Archeologists at the World Heritage site in Petra, Jordan, have reportedly discovered a new, huge monument "hiding in plain sight." Researchers Sarah Parcak and Christopher Tuttle announced in a study published in the May Bulletin of the American Schools of Oriental Research that, using Google Earth, drones and ground surveys, they have found a giant platform bigger than an Olympic pool, National Geographic reported Wednesday.
"It's really a remarkable find for the archeological community," National Geographic writer Kristin Romey told CNN, adding that "we knew it would pique global interest given the historic significance of this treasured site."
Petra, which is located in the southern part of Jordan, is the country's most popular attraction for tourists. Once the capital city of the Arab group the Nabateans, Petra is carved out of rock and was a hub for the silk and spice trade during the Hellenistic and Roman periods starting in 323 BC, according to its page on the United Nations Educational, Scientific and Cultural Organization World Heritage website. It's famous for its tombs, architecture, dams, tunnels and water transport system.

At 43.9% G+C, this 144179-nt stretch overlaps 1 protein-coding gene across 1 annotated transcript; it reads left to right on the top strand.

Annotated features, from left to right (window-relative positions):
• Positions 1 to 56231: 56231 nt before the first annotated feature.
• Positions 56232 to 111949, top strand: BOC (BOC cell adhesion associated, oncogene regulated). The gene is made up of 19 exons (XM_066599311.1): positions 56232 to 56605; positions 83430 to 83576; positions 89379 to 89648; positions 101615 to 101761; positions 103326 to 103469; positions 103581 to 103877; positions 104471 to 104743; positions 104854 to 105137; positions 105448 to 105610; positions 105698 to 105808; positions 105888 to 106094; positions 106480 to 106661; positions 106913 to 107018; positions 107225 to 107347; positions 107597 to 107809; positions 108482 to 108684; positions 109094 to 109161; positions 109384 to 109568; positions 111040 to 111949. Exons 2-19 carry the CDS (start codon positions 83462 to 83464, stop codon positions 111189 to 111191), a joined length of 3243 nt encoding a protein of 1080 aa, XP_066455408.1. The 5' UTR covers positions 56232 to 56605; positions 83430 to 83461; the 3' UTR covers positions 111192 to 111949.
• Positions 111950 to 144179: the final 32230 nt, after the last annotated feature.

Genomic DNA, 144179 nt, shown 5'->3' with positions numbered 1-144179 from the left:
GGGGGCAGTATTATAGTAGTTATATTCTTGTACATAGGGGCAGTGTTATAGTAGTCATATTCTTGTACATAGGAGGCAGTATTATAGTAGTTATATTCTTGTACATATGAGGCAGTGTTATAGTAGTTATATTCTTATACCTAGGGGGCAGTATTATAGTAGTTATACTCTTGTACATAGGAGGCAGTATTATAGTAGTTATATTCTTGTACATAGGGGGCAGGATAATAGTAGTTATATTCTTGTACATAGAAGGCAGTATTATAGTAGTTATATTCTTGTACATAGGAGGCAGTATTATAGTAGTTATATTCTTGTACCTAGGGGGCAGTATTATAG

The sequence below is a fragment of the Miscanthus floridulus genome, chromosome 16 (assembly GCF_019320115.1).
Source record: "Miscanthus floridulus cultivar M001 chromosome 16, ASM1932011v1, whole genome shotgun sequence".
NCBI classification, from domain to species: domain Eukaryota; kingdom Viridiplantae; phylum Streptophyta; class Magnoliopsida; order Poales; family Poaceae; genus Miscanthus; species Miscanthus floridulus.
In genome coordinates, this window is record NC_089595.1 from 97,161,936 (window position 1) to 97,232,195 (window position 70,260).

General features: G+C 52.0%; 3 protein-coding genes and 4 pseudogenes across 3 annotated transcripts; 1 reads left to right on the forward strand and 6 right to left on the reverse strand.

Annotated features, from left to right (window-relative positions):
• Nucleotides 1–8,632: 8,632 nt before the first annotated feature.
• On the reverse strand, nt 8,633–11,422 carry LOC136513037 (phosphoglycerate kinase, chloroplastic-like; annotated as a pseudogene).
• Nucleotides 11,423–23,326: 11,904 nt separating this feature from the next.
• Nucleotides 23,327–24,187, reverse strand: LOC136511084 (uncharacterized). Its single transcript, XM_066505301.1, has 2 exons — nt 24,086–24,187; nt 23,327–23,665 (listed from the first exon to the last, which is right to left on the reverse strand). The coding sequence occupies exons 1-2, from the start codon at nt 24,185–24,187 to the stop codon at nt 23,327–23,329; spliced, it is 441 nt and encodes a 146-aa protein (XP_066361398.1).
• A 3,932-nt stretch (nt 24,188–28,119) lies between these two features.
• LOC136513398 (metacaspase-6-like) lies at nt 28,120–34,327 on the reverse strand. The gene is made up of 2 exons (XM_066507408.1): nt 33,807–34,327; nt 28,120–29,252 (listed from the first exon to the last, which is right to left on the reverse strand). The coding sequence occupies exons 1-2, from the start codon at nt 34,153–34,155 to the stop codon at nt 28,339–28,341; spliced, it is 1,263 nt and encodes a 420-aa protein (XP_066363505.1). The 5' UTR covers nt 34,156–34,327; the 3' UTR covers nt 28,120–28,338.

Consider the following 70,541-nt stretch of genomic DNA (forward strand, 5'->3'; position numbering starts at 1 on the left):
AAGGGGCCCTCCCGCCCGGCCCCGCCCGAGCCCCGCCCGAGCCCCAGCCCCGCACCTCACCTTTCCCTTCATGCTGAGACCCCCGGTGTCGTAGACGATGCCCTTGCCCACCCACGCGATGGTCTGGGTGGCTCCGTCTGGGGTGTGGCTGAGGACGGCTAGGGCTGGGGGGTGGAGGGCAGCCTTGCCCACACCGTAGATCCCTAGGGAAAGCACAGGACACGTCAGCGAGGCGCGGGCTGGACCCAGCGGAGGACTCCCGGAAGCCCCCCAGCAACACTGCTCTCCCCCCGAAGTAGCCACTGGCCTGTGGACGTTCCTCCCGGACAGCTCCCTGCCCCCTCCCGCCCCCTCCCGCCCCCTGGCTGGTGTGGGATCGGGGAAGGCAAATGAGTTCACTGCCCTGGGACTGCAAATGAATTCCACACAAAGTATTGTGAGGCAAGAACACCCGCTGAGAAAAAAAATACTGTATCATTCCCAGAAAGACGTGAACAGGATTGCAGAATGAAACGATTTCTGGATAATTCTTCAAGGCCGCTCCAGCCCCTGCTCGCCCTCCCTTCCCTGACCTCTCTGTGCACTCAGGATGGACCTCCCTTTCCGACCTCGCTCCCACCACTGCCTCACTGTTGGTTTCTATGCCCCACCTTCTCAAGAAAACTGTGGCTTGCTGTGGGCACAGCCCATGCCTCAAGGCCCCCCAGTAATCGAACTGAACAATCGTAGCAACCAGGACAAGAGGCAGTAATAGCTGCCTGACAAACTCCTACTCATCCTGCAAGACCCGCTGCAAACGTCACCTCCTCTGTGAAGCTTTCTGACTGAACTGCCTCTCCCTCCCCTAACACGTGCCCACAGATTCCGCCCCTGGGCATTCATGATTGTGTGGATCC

Parcak and Tuttle wanted to find out how the Nabateans changed the land, according to Smithsonian Magazine. They combed through old research, employed satellite imagery and uncovered a 184-by-161-foot platform about a half a mile away from the city's center. It once had a small monument on top.
The area was likely used by ancient inhabitants for ceremonies, but more research is needed to know exactly what kind, Smithsonian Magazine reported.
"I'm sure that over the course of two centuries of research [in Petra], someone had to know [this site] was there, but it's never been systematically studied or written up," Tuttle told National Geographic. "I've worked in Petra for 20 years, and I knew that something was there, but it's certainly legitimate to call this a discovery."